7. In several statutorily-required reports filed with the state Office of Campaign and Political Finance ("OCPF"), the Marshall Committee reported the receipt in December 1991 and January 1992 of 220 contributions, totaling $13,245. Two hundred and fifteen of the contributions were from individuals and the vast majority were in the amount of $50. Of the 215 individual contributors, 188 were Norfolk County deputy sheriffs. 

8. You have, through counsel, informed the Commission that you have ceased the practice of holding political fundraisers in connection with the swearing-in of deputy sheriffs and will hold no such events in the future.

II. Discussion

As Norfolk County Sheriff, you are a county employee. As such, you are subject to the conflict of interest law, G.L. c. 268A. 

The evidence developed in this investigation indicates that you previously made the ceremonial swearing-in of deputies the ostensible official purpose of three campaign fundraising events. Thus, you used your official position to turn an official swearing-in ceremony into a valuable fundraising tool for your campaign committee. The question is whether, in so doing, you secured for your campaign committee and yourself an unwarranted privilege of substantial value which was not properly available to you and similarly situated persons, in violation of G.L. c 268A, s.23(b)(2).[7] 

The Commission concludes that your use of the swearing-in of deputies as a political fundraising attraction benefitted a personal rather than a public interest and thus exceeded the proper use of your office as sheriff. (Compare the situation if, for example, you had used the swearing-in ceremony as an attraction for a fundraiser for a Jail inmate literacy program.) Furthermore, the combining of the swearing-in ceremony with the fundraiser imbued the fundraiser with a sense of credibility (as an official event) and fostered an obligation to attend on the part of solicitees that otherwise would have been lacking if it had been merely a bare bones political fundraiser. Accordingly, your use of the swearing-in ceremony as an attraction for your fundraisers was an unwarranted privilege of substantial value[8] in violation of s.23(b)(2).[9]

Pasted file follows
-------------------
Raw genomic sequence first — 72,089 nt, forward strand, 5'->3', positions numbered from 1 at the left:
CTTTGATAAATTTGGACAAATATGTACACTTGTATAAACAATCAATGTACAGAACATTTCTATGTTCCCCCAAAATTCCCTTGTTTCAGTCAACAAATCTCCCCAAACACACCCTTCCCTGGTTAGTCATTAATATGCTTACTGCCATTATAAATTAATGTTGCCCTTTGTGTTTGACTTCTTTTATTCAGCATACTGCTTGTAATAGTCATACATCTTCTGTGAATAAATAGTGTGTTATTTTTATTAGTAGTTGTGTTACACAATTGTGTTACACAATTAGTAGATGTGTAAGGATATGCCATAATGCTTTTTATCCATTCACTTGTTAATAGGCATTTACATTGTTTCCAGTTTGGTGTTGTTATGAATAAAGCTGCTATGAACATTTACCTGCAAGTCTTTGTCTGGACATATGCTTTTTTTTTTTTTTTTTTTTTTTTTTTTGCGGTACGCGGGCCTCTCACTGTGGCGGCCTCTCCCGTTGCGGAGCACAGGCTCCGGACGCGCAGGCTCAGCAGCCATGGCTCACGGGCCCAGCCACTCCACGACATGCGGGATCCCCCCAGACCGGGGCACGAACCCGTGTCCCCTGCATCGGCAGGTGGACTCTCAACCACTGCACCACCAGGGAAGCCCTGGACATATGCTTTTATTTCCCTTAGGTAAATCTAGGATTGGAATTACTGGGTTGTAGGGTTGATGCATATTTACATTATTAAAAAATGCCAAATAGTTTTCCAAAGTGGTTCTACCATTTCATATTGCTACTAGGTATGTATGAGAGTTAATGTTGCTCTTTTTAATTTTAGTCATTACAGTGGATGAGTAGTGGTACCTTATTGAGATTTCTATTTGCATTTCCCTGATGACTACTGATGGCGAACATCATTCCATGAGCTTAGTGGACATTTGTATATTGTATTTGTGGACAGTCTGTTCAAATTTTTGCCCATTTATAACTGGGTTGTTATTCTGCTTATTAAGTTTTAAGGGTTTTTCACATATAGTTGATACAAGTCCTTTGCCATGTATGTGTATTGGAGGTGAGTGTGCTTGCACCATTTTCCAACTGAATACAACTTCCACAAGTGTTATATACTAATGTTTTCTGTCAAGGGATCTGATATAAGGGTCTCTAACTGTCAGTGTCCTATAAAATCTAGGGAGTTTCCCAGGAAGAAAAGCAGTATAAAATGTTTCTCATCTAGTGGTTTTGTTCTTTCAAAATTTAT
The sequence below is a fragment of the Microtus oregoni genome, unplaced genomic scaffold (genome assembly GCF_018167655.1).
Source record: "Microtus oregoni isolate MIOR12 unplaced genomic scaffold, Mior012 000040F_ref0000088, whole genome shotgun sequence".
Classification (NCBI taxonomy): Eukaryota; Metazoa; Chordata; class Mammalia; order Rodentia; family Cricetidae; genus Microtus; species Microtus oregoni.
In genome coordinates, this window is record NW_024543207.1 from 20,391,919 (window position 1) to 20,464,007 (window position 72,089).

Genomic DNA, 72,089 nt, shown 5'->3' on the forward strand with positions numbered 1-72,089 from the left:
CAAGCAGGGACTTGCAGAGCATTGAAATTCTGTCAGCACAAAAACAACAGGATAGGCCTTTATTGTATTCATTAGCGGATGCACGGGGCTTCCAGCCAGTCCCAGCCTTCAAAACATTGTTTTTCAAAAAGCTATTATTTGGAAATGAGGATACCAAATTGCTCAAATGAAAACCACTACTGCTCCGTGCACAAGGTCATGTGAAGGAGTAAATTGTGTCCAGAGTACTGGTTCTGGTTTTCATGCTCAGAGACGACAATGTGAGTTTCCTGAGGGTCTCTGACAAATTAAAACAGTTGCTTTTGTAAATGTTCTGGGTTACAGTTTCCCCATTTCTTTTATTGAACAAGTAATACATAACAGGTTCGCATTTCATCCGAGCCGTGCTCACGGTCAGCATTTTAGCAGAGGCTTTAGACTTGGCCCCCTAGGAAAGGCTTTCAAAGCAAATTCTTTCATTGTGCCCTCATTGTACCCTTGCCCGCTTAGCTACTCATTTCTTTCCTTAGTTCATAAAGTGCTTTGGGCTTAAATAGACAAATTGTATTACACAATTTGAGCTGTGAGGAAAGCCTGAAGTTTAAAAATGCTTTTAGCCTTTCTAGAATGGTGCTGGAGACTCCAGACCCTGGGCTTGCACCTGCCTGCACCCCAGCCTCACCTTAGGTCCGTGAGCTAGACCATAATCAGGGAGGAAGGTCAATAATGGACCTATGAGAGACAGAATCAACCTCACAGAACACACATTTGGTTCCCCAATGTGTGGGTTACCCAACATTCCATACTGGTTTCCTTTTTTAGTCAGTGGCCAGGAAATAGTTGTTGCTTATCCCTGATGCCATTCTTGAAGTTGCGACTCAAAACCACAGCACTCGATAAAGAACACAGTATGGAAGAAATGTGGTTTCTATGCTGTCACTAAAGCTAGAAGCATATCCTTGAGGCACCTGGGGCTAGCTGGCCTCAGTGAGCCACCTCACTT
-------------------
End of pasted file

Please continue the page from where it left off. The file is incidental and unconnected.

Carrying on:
This same conduct also violated G.L.c. 268A, s.23(b)(3)'s prohibition against a public official knowingly, or with reason to know, acting in a manner which would cause a reasonable person, with knowledge of the relevant circumstances, to conclude that any person can improperly influence or unduly enjoy his favor in the performance of his official duties or that he is likely to act or fail to act as a result of kinship, rank, position or undue influence of party or person. Your solicitation of political contributions from current deputies in conjunction with the swearing-in of new deputies, especially given the extraordinary large number of deputies appointed by you and the apparent lack of any public utility of many of those deputies, would cause a reasonable person to conclude that you appoint political supporters as deputy sheriffs and expect those deputies to continue to contribute to your campaign fund after their appointment. The reasonable inference from these circumstances and the appearance created by your conduct is that your appointment of deputy sheriffs is unduly influenced by the fact that the appointees are contributors to your political campaign fund or are likely to be contributors following their appointment. This violates s.23(b)(3). 

Page 720

III. Disposition

Based upon its review of this matter, the Commission has determined that this letter should be sufficient to ensure your understanding of and future compliance with the conflict of interest law.[10] 

This matter is now closed.

[1] The principal powers of county sheriffs are set forth in G.L. c. 37. Pursuant to G.L. c. 37, s.3, sheriffs are empowered to appoint deputies "who shall be sworn before performing any official act."  

[2] Some current deputy sheriffs were appointed by your predecessors in office prior to your first election as sheriff.